Delay / acquiescence:
The second matter which might have provided the Respondent with a defence -
had it been necessary - is the period of delay between the offer to sell at
$150,000 and the commencement of the WIPO proceedings (delay was mentioned above
in the context of an offer to sell in the SOUTHBank v. Media Street,
WIPO Case No. D2001-0294).
It was the period of delay between the offer to sell at $150,000 and the commencement of the proceedings (coupled with the web page rental) which caused the Panel to invite the Complainants to respond to the Response of May 10, 2005.
Pursuant to the Procedural Order, the Complainants then explained the reason for the delay: unwillingness to become involved in an expensive lawsuit and the fact that they were unaware until comparatively recently of the existence of the UDRP process that allowed them to “issue a Complaint in a simple, fast and economic way.”
The Respondent counters that by:
(1) saying that unwillingness to embark on a law suit is no excuse for the delay, and that ignorance of the UDRP process is likewise not a valid explanation for that delay (paragraph 4 of the Response of June 16, 2005), and
(2) relying again on the acquiescence argument put forward in the Response of May 10, 2005 (paragraph 22 of the June 16, 2005 Response).
The Panel is not convinced that the “ignorance of the law is no excuse” argument has any relevance in a domain name dispute resolution process (the point is in any event linked to the delay argument, which is dealt with below).
But would the delay argument assist the Respondent? Could the Respondent have relied on the delay argument as a defence to a contention that the offer to sell at $150,000 is evidence of registration and use in bad faith - as made clear in the CBS Broadcasting case?
Does acquiescence, and other similar equitable doctrines such as estoppel and waiver, have a role to play in the Policy? [Even if they do, the Respondent would need to show that some detriment or prejudice has been suffered, and there is no evidence of that].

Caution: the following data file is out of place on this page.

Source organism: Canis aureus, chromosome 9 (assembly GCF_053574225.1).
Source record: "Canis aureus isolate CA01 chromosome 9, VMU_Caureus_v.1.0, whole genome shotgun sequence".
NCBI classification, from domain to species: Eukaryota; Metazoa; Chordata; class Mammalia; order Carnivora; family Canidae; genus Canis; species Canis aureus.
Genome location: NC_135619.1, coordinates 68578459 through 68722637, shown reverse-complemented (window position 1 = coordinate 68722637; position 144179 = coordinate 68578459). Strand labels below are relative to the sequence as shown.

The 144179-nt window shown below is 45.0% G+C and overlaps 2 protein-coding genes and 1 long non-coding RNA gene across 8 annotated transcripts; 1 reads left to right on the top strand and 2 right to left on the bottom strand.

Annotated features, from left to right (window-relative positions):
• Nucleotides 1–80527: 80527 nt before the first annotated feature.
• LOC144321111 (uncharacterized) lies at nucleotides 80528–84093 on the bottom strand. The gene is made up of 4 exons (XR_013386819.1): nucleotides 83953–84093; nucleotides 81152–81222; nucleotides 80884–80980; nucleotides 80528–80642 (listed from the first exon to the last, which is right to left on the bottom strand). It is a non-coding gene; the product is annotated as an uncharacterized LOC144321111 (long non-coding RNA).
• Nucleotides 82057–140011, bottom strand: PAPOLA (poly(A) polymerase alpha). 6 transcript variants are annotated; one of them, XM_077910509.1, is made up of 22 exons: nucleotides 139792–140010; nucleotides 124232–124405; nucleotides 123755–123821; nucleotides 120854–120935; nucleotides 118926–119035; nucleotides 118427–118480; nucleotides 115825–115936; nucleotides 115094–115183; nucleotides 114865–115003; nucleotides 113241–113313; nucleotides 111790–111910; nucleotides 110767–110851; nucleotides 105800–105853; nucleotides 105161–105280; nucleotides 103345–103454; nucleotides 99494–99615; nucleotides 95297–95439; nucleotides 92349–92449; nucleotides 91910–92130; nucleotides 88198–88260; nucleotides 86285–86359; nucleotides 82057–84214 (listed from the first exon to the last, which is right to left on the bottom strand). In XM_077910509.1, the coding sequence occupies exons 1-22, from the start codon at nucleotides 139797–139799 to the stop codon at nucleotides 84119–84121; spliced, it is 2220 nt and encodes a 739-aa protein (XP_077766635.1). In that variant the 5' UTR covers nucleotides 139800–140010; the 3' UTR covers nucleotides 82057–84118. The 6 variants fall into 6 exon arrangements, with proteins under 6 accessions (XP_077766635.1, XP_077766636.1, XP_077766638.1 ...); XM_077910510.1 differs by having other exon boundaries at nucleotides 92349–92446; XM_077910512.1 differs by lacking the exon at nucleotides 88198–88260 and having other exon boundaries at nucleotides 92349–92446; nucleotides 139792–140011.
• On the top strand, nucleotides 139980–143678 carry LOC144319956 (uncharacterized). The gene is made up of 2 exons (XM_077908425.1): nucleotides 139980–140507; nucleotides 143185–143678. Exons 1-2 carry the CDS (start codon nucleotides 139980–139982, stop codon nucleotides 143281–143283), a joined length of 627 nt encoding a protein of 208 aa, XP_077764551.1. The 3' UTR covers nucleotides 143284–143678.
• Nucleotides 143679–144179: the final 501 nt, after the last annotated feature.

Paragraph 15 of the Rules states that a Panel shall decide a complaint on the basis of the statements and documents submitted and in accordance with the Policy “ and any rules and principles of law that it deems applicable.”
Equitable principles and the Policy:
The question arose in Edmunds.com, Inc. v. Ult. Search Inc., WIPO
Case No. D2001-1319. The panel concluded that equitable doctrines do not
apply. The Panel said
“The Respondent raises an allegation that equitable doctrines prevail under the Policy and that, because the Complainant was dilatory in allowing registration to lapse, it has no equity and that relief should be denied to it. The Panel cannot accept this submission. Although the concept of ‘rights’ under the second criterion in the Policy may include some kind of equitable right conferred on a Respondent by a Complainant, there is no room for general equitable doctrines under the Policy such as would be possessed by Courts in common law jurisdictions. These doctrines, if applicable, could include, for example, laches (which would operate against a Complainant tardy in asserting its rights after it had known of an offending domain name) or ‘unclean hands’ by a Complainant.”
Whilst the Panel in that case was dealing with equitable rights in the context of
Paragraph 4(a)(ii), what is said in that case in relation to equitable principles must be of general application in relation to the Policy.
The Panel would therefore have rejected the submission based on acquiescence.
The Panel finds that the registration itself was not in bad faith. Even if
there had subsequently been a use in bad faith, that would not be sufficient
to satisfy the requirements of Paragraph 4(a)(iii) of the Policy.
The Panel is not satisfied that the Complainants have proved all three requirements
of Paragraph 4(a) of the Policy, and the Complaint is denied.
Anthony R. Connerty
Date: July 11, 2005